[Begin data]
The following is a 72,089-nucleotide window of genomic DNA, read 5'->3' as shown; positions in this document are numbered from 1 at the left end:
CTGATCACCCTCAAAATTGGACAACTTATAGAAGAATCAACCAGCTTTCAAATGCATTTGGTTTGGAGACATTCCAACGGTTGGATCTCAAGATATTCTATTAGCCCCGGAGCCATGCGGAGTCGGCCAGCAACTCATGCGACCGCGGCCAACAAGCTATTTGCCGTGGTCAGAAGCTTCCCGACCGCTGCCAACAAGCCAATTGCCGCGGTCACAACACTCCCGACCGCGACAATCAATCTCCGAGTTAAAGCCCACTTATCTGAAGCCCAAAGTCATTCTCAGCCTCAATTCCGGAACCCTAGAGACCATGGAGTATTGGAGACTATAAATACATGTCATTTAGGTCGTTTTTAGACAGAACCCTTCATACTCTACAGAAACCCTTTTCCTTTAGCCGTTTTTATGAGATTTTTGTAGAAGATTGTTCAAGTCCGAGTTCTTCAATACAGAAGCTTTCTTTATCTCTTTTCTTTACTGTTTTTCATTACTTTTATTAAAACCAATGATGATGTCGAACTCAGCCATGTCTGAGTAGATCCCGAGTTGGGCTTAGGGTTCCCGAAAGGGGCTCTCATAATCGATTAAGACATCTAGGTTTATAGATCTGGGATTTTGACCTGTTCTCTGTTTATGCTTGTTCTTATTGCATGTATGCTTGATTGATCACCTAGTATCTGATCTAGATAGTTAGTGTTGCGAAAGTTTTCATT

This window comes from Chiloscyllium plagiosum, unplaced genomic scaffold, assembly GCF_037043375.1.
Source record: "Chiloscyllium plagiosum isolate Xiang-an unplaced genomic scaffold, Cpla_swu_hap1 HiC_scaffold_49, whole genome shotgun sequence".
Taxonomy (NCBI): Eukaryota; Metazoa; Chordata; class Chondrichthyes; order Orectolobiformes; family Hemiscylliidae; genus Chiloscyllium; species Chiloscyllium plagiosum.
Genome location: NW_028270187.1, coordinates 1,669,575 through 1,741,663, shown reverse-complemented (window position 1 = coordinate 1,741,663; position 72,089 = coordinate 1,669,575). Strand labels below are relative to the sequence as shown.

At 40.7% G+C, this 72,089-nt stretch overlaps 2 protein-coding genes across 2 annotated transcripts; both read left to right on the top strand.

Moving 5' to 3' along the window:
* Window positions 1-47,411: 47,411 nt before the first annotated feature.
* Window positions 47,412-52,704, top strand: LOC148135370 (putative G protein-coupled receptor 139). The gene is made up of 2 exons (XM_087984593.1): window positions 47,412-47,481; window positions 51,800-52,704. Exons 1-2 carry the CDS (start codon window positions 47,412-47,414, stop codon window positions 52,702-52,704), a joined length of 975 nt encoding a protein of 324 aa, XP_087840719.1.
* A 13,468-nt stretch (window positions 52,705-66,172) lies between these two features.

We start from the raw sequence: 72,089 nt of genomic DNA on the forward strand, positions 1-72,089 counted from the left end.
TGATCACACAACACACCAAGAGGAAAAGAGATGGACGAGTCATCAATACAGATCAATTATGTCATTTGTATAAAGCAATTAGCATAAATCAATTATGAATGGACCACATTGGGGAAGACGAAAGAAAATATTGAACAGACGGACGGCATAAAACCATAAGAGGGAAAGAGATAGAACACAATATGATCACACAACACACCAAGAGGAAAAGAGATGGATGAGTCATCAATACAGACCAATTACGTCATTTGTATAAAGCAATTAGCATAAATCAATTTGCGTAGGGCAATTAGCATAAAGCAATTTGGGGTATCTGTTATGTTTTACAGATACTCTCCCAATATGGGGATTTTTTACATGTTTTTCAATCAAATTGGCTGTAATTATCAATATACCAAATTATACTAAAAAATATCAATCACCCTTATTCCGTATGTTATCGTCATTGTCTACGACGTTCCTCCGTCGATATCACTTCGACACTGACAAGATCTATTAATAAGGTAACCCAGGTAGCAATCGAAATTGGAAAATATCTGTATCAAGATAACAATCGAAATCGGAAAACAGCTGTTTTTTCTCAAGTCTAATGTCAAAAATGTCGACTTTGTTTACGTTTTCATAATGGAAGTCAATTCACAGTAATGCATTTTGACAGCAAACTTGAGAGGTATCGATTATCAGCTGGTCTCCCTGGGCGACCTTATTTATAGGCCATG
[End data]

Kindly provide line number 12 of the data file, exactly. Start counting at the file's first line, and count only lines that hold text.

We start from the raw sequence: 72,089 nt of genomic DNA on the forward strand, positions 1-72,089 counted from the left end.